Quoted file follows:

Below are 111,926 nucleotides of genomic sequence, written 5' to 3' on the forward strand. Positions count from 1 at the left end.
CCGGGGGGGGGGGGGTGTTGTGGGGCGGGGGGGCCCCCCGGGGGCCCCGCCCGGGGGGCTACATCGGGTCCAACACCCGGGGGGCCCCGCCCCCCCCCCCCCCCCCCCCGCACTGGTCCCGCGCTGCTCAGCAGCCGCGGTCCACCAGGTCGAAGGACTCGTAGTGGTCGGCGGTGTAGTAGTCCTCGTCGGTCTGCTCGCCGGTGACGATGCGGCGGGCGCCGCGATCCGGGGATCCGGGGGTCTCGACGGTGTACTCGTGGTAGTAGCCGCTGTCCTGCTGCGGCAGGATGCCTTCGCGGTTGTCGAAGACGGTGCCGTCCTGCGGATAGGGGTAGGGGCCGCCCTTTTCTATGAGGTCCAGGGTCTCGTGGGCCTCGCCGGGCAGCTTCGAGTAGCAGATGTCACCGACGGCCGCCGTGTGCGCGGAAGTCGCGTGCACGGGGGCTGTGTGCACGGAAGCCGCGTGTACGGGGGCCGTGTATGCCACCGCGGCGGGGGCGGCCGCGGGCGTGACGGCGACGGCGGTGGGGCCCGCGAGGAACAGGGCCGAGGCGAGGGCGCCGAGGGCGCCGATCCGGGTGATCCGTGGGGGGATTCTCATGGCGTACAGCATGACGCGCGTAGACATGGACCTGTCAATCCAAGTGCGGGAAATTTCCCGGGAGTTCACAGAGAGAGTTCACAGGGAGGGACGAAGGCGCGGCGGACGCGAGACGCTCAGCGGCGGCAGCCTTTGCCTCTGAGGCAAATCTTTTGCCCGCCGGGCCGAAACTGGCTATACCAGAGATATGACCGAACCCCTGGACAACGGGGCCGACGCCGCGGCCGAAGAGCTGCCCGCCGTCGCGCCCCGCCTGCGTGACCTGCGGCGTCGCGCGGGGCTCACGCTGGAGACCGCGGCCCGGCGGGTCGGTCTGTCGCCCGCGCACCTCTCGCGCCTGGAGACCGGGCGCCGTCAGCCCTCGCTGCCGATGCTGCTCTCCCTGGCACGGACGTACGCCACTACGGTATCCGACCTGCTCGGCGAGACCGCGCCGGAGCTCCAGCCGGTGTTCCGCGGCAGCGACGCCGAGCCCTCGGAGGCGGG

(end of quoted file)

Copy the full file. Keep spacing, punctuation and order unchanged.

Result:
Below are 111,926 nucleotides of genomic sequence, written 5' to 3' on the forward strand. Positions count from 1 at the left end.
CCGGGGGGGGGGGGGTGTTGTGGGGCGGGGGGGCCCCCCGGGGGCCCCGCCCGGGGGGCTACATCGGGTCCAACACCCGGGGGGCCCCGCCCCCCCCCCCCCCCCCCCCGCACTGGTCCCGCGCTGCTCAGCAGCCGCGGTCCACCAGGTCGAAGGACTCGTAGTGGTCGGCGGTGTAGTAGTCCTCGTCGGTCTGCTCGCCGGTGACGATGCGGCGGGCGCCGCGATCCGGGGATCCGGGGGTCTCGACGGTGTACTCGTGGTAGTAGCCGCTGTCCTGCTGCGGCAGGATGCCTTCGCGGTTGTCGAAGACGGTGCCGTCCTGCGGATAGGGGTAGGGGCCGCCCTTTTCTATGAGGTCCAGGGTCTCGTGGGCCTCGCCGGGCAGCTTCGAGTAGCAGATGTCACCGACGGCCGCCGTGTGCGCGGAAGTCGCGTGCACGGGGGCTGTGTGCACGGAAGCCGCGTGTACGGGGGCCGTGTATGCCACCGCGGCGGGGGCGGCCGCGGGCGTGACGGCGACGGCGGTGGGGCCCGCGAGGAACAGGGCCGAGGCGAGGGCGCCGAGGGCGCCGATCCGGGTGATCCGTGGGGGGATTCTCATGGCGTACAGCATGACGCGCGTAGACATGGACCTGTCAATCCAAGTGCGGGAAATTTCCCGGGAGTTCACAGAGAGAGTTCACAGGGAGGGACGAAGGCGCGGCGGACGCGAGACGCTCAGCGGCGGCAGCCTTTGCCTCTGAGGCAAATCTTTTGCCCGCCGGGCCGAAACTGGCTATACCAGAGATATGACCGAACCCCTGGACAACGGGGCCGACGCCGCGGCCGAAGAGCTGCCCGCCGTCGCGCCCCGCCTGCGTGACCTGCGGCGTCGCGCGGGGCTCACGCTGGAGACCGCGGCCCGGCGGGTCGGTCTGTCGCCCGCGCACCTCTCGCGCCTGGAGACCGGGCGCCGTCAGCCCTCGCTGCCGATGCTGCTCTCCCTGGCACGGACGTACGCCACTACGGTATCCGACCTGCTCGGCGAGACCGCGCCGGAGCTCCAGCCGGTGTTCCGCGGCAGCGACGCCGAGCCCTCGGAGGCGGG